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A Software Development Consultant with over 20 years of experience. Many of his projects involved Exchange integrated applications, including a FAX server, a mail security product and anti-spam products.
The Exchange 2007 IP Allow List is supposed to whitelist emails allowing them to bypass the anti-spam Content Filter. However just like in Exchange 2003 this is not always the case.
A couple of years ago, Connection Filtering IP Accept List in Exchange SP2 documented a problem concerning the Exchange 2003 IP Accept List. Recently at the Exchange forums I came across similar problem reports concerning Exchange 2007. Thus it was time for me to research this problem again.
The issue discussed here concerns three elements within Exchange 2007:
Content Filter - The Exchange 2007 Content Filter is the content based anti-spam filter that was formerly named Intelligent Message Filter (IMF).
IP Allow List - This list provides a means for whitelisting emails based on the sending host IP. When receiving an email, Exchange 2007 identifies the IP of the host from which this email is originating. If the IP matches the Allow list, this email is flaged so as to bypass Content Filtering.
Internal IP List - If Exchange does not directly receive incoming emails, retrieving the IP address requires digging through the email headers. In this case Exchange must consider a number of IPs and pick the correct one. This requires determining which IPs belong to the organization and which IPs belong to foreign hosts. This is possible with the help of the Internal IP List. Here the Administrator is expected to specify the IPs of any SMTP servers that are handling emails before these reach Exchange.
The Content Filter normally won't process emails originating from hosts on the IP Allow List. It assigns an SCL of -1 and lets the email through.
However this is not the case when the IP is present on both the Allow List and the Internal IP List. On processing emails against the Allow List, Exchange looks for an IP that is not identified by the Internal IP list. Thus on receiving an email originating from a host whose IP is present on both lists the filter fails to recognize it as whitelisted. Consequently this is scanned for spam as usual.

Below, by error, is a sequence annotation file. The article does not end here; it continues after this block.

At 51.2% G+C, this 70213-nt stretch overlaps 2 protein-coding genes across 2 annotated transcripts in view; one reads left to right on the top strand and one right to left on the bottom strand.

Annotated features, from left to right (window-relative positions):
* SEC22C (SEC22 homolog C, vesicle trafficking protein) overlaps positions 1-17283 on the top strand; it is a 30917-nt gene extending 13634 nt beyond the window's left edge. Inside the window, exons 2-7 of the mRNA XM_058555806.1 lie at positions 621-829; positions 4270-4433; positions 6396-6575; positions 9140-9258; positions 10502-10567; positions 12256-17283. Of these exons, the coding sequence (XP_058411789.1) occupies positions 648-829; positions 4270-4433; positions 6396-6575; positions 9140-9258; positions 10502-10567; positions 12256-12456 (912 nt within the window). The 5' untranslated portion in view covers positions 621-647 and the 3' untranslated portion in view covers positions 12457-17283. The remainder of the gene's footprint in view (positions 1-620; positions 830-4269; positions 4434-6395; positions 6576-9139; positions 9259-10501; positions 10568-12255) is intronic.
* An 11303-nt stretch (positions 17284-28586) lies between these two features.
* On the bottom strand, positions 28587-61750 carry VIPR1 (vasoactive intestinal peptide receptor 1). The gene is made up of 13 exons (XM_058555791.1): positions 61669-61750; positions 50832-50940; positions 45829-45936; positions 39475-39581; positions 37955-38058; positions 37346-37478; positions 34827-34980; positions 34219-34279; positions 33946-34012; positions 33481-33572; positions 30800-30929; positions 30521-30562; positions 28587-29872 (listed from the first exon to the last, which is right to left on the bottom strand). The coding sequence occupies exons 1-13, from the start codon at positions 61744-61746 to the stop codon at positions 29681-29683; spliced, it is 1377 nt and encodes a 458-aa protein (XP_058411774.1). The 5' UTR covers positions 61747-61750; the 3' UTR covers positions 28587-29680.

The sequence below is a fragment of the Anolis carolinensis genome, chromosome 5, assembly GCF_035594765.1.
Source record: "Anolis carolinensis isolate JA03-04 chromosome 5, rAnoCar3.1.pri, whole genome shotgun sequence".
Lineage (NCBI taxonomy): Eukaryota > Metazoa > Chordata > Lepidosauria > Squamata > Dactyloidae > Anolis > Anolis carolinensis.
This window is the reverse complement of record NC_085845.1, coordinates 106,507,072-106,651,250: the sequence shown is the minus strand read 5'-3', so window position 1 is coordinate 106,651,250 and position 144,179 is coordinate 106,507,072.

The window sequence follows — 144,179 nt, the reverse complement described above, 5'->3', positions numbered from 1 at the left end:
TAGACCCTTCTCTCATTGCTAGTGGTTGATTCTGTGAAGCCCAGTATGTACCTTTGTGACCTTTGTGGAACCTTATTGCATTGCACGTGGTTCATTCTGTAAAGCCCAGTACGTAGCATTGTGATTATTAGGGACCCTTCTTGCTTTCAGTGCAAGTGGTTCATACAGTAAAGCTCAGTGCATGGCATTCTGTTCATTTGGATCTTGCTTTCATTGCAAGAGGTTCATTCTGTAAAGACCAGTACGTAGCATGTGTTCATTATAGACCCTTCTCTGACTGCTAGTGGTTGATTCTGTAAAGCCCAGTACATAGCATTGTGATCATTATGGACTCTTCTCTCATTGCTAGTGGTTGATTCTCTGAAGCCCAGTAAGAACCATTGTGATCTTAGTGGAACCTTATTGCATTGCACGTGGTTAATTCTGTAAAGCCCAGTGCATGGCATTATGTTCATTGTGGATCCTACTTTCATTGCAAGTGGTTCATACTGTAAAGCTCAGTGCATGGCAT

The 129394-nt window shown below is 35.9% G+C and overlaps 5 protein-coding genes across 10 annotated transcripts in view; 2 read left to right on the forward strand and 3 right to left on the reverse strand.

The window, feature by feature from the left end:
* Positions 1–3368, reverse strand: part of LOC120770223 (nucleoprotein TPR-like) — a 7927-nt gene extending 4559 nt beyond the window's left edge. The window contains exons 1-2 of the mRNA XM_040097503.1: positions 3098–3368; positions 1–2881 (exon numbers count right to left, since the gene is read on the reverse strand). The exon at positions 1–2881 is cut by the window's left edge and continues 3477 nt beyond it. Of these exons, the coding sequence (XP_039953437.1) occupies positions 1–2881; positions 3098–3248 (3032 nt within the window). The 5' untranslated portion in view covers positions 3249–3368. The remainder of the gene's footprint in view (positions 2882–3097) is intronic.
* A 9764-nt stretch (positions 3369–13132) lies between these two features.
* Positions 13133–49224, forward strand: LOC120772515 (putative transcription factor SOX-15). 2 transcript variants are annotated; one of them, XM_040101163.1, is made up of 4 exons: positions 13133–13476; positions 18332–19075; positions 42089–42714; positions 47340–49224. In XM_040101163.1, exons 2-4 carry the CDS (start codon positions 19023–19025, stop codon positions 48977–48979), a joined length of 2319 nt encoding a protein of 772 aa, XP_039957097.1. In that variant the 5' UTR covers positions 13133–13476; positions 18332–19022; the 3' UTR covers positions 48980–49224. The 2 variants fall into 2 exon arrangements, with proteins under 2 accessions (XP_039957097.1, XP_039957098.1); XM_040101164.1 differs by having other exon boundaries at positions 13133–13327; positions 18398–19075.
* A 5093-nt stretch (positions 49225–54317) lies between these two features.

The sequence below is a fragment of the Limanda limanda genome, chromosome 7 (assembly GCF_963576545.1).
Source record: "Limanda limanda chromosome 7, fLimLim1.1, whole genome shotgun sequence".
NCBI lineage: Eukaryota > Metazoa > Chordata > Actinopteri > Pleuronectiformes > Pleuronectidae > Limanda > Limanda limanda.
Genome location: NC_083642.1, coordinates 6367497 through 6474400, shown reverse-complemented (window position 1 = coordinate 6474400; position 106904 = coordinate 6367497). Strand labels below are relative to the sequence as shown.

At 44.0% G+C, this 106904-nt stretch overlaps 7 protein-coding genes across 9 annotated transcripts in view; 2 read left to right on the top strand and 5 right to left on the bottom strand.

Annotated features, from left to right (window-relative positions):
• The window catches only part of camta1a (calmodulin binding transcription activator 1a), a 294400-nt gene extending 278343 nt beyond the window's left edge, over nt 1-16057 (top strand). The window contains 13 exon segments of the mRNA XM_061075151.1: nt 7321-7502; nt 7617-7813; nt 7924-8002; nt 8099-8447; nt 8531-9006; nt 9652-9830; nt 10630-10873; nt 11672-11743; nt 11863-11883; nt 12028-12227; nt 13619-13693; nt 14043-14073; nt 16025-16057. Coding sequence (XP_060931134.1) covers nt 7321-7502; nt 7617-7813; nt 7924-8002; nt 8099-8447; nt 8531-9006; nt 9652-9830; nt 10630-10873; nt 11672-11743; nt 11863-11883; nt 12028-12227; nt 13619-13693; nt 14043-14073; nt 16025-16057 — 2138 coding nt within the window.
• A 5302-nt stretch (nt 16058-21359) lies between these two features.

This may cause problems in case of applications running on the local network and submitting emails to Exchange. Some typical examples include fax servers, reporting and monitoring tools. Being internally generated, filtering these emails is unnecessary. Indeed filtering only introduces the risk of false detection.
Instead of discussing further, the easiest approach is that of reproducing the problem. To begin with I setup an Exchange 2007 server and on the same machine configure Outlook Express to submit emails to it.
TIP: It is worth nothing that contrary to what some may think Exchange does not automatically whitelist an email just because it originates from its own server.
We first submit an email with a classic spam phrase in the subject and body "Original Replica Watches". For the moment the IP Allow list is disabled and no Internal IPs are configured. The Content Filter is enabled but for simplicity none of Quarantine, Reject or Delete is enabled.
On checking the email headers we confirm that the Content Filter assigned this an SCL of 8.
Next we put our IP under the Allow List. We do this from the Exchange Management Console under:
Server Configuration | Hub Transport | Anti-Spam | IP Allow List
In our case the IP Allow list is disabled. Thus we also have to enable this from:
Organization Configuration | Hub Transport | Anti-Spam | IP Allow List
With this setup we are ready to resubmit our test spam through Outlook Express. This is now assigned an SCL of -1.
Finally we add the same IP to the Internal IP List at:
Organization Configuration | Hub Transport | Global Settings | Transport Settings
We submit another test email confirming that the Content Filter processes this and assigns an SCL of 8.
Note how the X-MS-Exchange-Organization-Antispam-Report header says "unavailable" for the IP, exposing the difficulty encountered in this setup.
Of course the simplest solution is that of removing the IP from the Internal IP list. From what I have seen in Exchange 2003, too often Administrators enter the entire local subnet here. This is not necessary. Only the IPs of SMTP hosts that are involved in routing internet emails to Exchange are required.
Alternative solutions involve avoiding (rather than solving) the problem. For example an application could submit emails over an authenticated connection. In this case, by default, the Content Filter won't process these emails regardless of the Allow and Internal IP lists.
Here I presented a couple of solutions. Feel welcome to post any others under Comments.
Connection Filtering IP Accept List in Exchange SP2
The Exchange 2007 Content Filter Agent
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